The GSB Interview: Monica Rowand, Bringing Green-Sports to University of Louisiana. Part I: Honing Her Craft at UCLA and CU-Boulder

Monica Rowand is one of the brightest, young stars in the Green-Sports world as she helps to lead the University of Louisiana’s (Lafayette) athletic department’s burgeoning sustainability efforts. 

Despite Monica’s youth, her story is rich and deep, so much so that we’re dividing the interview into two parts. Today’s Part I delves into her lifelong love affair with sports, her discovery of Green-Sports at UCLA and her work with Dave Newport and University of Colorado-Boulder’s powerhouse Green-Sports program.

In tomorrow’s Part II, we move with Monica to 1,200 miles to the southeast to Lafayette, LA to find out what she and the University of Louisiana’s sustainability department are doing to green the Ragin’ Cajuns athletics department. 

 

GreenSportsBlog: Monica, you’ve done so much important Green-Sports work and you’re not yet 30. When did you start, when you were in middle school?

Monica Rowand: Well Lew, I wanted to work in sports for as long as I can remember, baseball specifically. In fact, when I was a little girl I knew the exact job I wanted…

GSB: …Which was?

Monica: To manage the Los Angeles Angels, or Anaheim Angels as I grew up calling them!

GSB: I’m dating myself by saying I grew up calling them the California Angels! Why not aim high?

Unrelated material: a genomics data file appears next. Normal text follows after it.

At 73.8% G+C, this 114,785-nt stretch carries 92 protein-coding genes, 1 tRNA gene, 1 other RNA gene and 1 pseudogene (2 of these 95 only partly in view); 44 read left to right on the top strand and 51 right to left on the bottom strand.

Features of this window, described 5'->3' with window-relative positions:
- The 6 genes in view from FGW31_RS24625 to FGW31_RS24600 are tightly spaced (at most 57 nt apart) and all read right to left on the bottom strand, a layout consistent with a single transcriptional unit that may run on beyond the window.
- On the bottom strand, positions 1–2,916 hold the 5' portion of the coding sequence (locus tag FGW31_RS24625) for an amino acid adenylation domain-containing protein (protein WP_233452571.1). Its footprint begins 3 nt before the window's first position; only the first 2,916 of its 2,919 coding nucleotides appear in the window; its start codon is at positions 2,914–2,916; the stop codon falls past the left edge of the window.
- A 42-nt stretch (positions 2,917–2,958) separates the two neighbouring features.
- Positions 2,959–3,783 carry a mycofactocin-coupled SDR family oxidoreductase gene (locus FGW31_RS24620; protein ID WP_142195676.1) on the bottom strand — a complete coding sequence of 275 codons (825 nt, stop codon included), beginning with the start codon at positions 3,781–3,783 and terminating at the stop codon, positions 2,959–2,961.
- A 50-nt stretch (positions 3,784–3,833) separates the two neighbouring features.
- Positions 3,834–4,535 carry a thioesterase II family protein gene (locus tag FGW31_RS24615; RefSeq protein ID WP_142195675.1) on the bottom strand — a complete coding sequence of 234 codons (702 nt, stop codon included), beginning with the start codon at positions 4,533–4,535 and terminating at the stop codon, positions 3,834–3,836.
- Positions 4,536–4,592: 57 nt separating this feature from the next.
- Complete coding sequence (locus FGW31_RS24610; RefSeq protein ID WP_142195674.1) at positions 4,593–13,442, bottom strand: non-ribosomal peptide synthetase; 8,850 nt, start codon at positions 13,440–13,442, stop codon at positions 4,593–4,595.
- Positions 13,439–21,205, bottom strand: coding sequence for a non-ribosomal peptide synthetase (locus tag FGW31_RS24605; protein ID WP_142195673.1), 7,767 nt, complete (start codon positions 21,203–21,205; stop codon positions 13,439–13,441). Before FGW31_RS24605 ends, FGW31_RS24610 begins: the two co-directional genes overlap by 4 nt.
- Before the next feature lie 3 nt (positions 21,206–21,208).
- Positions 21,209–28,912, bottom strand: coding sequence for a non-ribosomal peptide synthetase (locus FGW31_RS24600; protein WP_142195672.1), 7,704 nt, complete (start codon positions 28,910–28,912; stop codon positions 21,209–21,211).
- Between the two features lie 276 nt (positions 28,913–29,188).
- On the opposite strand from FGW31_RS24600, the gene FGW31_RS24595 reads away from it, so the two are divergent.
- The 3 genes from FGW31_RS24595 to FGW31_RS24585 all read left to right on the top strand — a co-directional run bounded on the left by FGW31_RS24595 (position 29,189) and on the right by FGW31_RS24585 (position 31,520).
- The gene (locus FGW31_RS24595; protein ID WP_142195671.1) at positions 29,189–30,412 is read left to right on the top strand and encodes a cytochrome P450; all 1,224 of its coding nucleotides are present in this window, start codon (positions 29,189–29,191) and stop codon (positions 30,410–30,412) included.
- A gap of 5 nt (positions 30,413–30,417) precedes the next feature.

Monica: Exactly! And that Angels job is still in my plans. But Green-Sports really started for me while I was an undergrad at UCLA

GSB:…Recently named the number one public university in the country!

Monica: I know! Anyway I started out as a business economics major but then switched to geography and environmental studies.

GSB: Why did you switch?

 

RowandM2

Monica Rowand (Photo credit: Monica Rowand)

 

Monica: Good question. I had first gotten interested in the environment in high school when I saw “An Inconvenient Truth.” Then at UCLA I signed up for a Global Environment class to, if I’m being honest about it, take care of a science requirement.

GSB: Many of us can relate to that kind of college class scheduling…

Monica: The thing was, I really loved it! Then, in my senior year, I took this amazing class — Remote Sensing…

GSB: What is that?

Monica: It’s about using satellites, radar and other tools to scan the earth and obtain information that include temperature and other weather and climate metrics. We were told to pick semester project topics based on our passions so, given my love of baseball, mine was about the size of parking lots at Major League Baseball stadiums and the resulting heat island effect. I also looked at tree coverage in those lots. All of this was done using remote sensing. I studied the LA Dodgers…